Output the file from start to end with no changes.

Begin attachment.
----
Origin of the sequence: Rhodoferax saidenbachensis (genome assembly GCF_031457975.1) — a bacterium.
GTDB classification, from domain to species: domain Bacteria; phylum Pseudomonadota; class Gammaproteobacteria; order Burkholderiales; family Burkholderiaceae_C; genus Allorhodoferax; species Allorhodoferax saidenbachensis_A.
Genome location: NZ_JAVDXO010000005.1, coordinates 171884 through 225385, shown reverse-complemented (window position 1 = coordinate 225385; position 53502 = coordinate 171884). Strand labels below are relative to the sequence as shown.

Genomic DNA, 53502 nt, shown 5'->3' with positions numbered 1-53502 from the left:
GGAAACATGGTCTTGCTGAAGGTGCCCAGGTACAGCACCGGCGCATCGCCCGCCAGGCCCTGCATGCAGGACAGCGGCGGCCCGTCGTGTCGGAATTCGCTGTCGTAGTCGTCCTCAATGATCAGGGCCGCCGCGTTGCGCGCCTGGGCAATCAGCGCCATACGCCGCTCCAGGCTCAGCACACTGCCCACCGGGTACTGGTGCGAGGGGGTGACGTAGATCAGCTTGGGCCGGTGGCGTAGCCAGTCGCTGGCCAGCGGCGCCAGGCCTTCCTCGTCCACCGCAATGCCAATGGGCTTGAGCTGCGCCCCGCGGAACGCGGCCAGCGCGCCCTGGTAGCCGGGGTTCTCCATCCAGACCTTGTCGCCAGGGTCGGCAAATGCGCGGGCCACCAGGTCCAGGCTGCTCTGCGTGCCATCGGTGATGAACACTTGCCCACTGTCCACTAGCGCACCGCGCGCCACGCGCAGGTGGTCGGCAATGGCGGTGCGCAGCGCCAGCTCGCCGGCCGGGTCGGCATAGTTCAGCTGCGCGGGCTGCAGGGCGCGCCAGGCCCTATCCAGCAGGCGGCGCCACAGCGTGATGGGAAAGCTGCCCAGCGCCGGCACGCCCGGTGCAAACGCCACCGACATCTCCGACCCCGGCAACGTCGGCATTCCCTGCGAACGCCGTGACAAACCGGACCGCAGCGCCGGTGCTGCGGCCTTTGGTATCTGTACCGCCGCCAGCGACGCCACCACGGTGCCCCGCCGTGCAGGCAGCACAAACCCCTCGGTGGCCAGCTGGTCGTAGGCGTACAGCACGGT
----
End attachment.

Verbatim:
Origin of the sequence: Rhodoferax saidenbachensis (genome assembly GCF_031457975.1) — a bacterium.
GTDB classification, from domain to species: domain Bacteria; phylum Pseudomonadota; class Gammaproteobacteria; order Burkholderiales; family Burkholderiaceae_C; genus Allorhodoferax; species Allorhodoferax saidenbachensis_A.
Genome location: NZ_JAVDXO010000005.1, coordinates 171884 through 225385, shown reverse-complemented (window position 1 = coordinate 225385; position 53502 = coordinate 171884). Strand labels below are relative to the sequence as shown.

Genomic DNA, 53502 nt, shown 5'->3' with positions numbered 1-53502 from the left:
GGAAACATGGTCTTGCTGAAGGTGCCCAGGTACAGCACCGGCGCATCGCCCGCCAGGCCCTGCATGCAGGACAGCGGCGGCCCGTCGTGTCGGAATTCGCTGTCGTAGTCGTCCTCAATGATCAGGGCCGCCGCGTTGCGCGCCTGGGCAATCAGCGCCATACGCCGCTCCAGGCTCAGCACACTGCCCACCGGGTACTGGTGCGAGGGGGTGACGTAGATCAGCTTGGGCCGGTGGCGTAGCCAGTCGCTGGCCAGCGGCGCCAGGCCTTCCTCGTCCACCGCAATGCCAATGGGCTTGAGCTGCGCCCCGCGGAACGCGGCCAGCGCGCCCTGGTAGCCGGGGTTCTCCATCCAGACCTTGTCGCCAGGGTCGGCAAATGCGCGGGCCACCAGGTCCAGGCTGCTCTGCGTGCCATCGGTGATGAACACTTGCCCACTGTCCACTAGCGCACCGCGCGCCACGCGCAGGTGGTCGGCAATGGCGGTGCGCAGCGCCAGCTCGCCGGCCGGGTCGGCATAGTTCAGCTGCGCGGGCTGCAGGGCGCGCCAGGCCCTATCCAGCAGGCGGCGCCACAGCGTGATGGGAAAGCTGCCCAGCGCCGGCACGCCCGGTGCAAACGCCACCGACATCTCCGACCCCGGCAACGTCGGCATTCCCTGCGAACGCCGTGACAAACCGGACCGCAGCGCCGGTGCTGCGGCCTTTGGTATCTGTACCGCCGCCAGCGACGCCACCACGGTGCCCCGCCGTGCAGGCAGCACAAACCCCTCGGTGGCCAGCTGGTCGTAGGCGTACAGCACGGT